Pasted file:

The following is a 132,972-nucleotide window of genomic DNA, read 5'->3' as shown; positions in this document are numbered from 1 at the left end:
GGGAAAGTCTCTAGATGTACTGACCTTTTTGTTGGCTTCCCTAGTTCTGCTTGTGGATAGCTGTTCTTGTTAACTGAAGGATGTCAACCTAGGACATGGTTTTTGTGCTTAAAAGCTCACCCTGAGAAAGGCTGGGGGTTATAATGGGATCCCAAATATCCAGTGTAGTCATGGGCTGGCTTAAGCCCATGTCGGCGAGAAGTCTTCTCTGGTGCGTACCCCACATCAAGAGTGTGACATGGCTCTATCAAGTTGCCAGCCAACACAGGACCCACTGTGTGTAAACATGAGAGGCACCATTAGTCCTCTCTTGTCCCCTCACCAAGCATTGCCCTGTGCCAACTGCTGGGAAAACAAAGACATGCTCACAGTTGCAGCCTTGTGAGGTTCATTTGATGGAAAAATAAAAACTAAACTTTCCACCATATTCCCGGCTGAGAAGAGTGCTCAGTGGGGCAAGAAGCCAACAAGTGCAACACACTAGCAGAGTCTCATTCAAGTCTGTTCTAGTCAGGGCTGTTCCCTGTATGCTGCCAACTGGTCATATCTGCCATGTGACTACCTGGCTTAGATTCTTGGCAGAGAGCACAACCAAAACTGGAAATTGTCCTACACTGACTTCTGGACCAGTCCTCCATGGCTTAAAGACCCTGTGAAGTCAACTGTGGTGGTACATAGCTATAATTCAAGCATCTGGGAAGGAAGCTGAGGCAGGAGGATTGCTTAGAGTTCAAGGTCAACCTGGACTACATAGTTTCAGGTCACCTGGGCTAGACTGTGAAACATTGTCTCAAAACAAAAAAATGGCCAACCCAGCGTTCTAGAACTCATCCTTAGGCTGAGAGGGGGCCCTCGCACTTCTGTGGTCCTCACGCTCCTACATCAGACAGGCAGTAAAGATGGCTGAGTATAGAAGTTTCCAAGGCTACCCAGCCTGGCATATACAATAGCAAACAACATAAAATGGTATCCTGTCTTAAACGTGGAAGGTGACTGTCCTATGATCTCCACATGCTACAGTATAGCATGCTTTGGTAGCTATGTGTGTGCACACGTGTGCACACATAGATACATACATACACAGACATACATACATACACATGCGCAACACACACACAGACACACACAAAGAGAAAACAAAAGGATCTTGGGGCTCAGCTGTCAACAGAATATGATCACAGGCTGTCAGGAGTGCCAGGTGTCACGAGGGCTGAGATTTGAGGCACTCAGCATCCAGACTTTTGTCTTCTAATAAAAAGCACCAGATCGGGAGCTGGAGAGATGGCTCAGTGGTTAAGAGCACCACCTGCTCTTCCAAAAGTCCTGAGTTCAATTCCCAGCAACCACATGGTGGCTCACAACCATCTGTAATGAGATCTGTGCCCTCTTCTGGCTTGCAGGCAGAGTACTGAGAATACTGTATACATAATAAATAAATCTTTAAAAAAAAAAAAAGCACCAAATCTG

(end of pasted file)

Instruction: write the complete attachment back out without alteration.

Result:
The following is a 132,972-nucleotide window of genomic DNA, read 5'->3' as shown; positions in this document are numbered from 1 at the left end:
GGGAAAGTCTCTAGATGTACTGACCTTTTTGTTGGCTTCCCTAGTTCTGCTTGTGGATAGCTGTTCTTGTTAACTGAAGGATGTCAACCTAGGACATGGTTTTTGTGCTTAAAAGCTCACCCTGAGAAAGGCTGGGGGTTATAATGGGATCCCAAATATCCAGTGTAGTCATGGGCTGGCTTAAGCCCATGTCGGCGAGAAGTCTTCTCTGGTGCGTACCCCACATCAAGAGTGTGACATGGCTCTATCAAGTTGCCAGCCAACACAGGACCCACTGTGTGTAAACATGAGAGGCACCATTAGTCCTCTCTTGTCCCCTCACCAAGCATTGCCCTGTGCCAACTGCTGGGAAAACAAAGACATGCTCACAGTTGCAGCCTTGTGAGGTTCATTTGATGGAAAAATAAAAACTAAACTTTCCACCATATTCCCGGCTGAGAAGAGTGCTCAGTGGGGCAAGAAGCCAACAAGTGCAACACACTAGCAGAGTCTCATTCAAGTCTGTTCTAGTCAGGGCTGTTCCCTGTATGCTGCCAACTGGTCATATCTGCCATGTGACTACCTGGCTTAGATTCTTGGCAGAGAGCACAACCAAAACTGGAAATTGTCCTACACTGACTTCTGGACCAGTCCTCCATGGCTTAAAGACCCTGTGAAGTCAACTGTGGTGGTACATAGCTATAATTCAAGCATCTGGGAAGGAAGCTGAGGCAGGAGGATTGCTTAGAGTTCAAGGTCAACCTGGACTACATAGTTTCAGGTCACCTGGGCTAGACTGTGAAACATTGTCTCAAAACAAAAAAATGGCCAACCCAGCGTTCTAGAACTCATCCTTAGGCTGAGAGGGGGCCCTCGCACTTCTGTGGTCCTCACGCTCCTACATCAGACAGGCAGTAAAGATGGCTGAGTATAGAAGTTTCCAAGGCTACCCAGCCTGGCATATACAATAGCAAACAACATAAAATGGTATCCTGTCTTAAACGTGGAAGGTGACTGTCCTATGATCTCCACATGCTACAGTATAGCATGCTTTGGTAGCTATGTGTGTGCACACGTGTGCACACATAGATACATACATACACAGACATACATACATACACATGCGCAACACACACACAGACACACACAAAGAGAAAACAAAAGGATCTTGGGGCTCAGCTGTCAACAGAATATGATCACAGGCTGTCAGGAGTGCCAGGTGTCACGAGGGCTGAGATTTGAGGCACTCAGCATCCAGACTTTTGTCTTCTAATAAAAAGCACCAGATCGGGAGCTGGAGAGATGGCTCAGTGGTTAAGAGCACCACCTGCTCTTCCAAAAGTCCTGAGTTCAATTCCCAGCAACCACATGGTGGCTCACAACCATCTGTAATGAGATCTGTGCCCTCTTCTGGCTTGCAGGCAGAGTACTGAGAATACTGTATACATAATAAATAAATCTTTAAAAAAAAAAAAAGCACCAAATCTG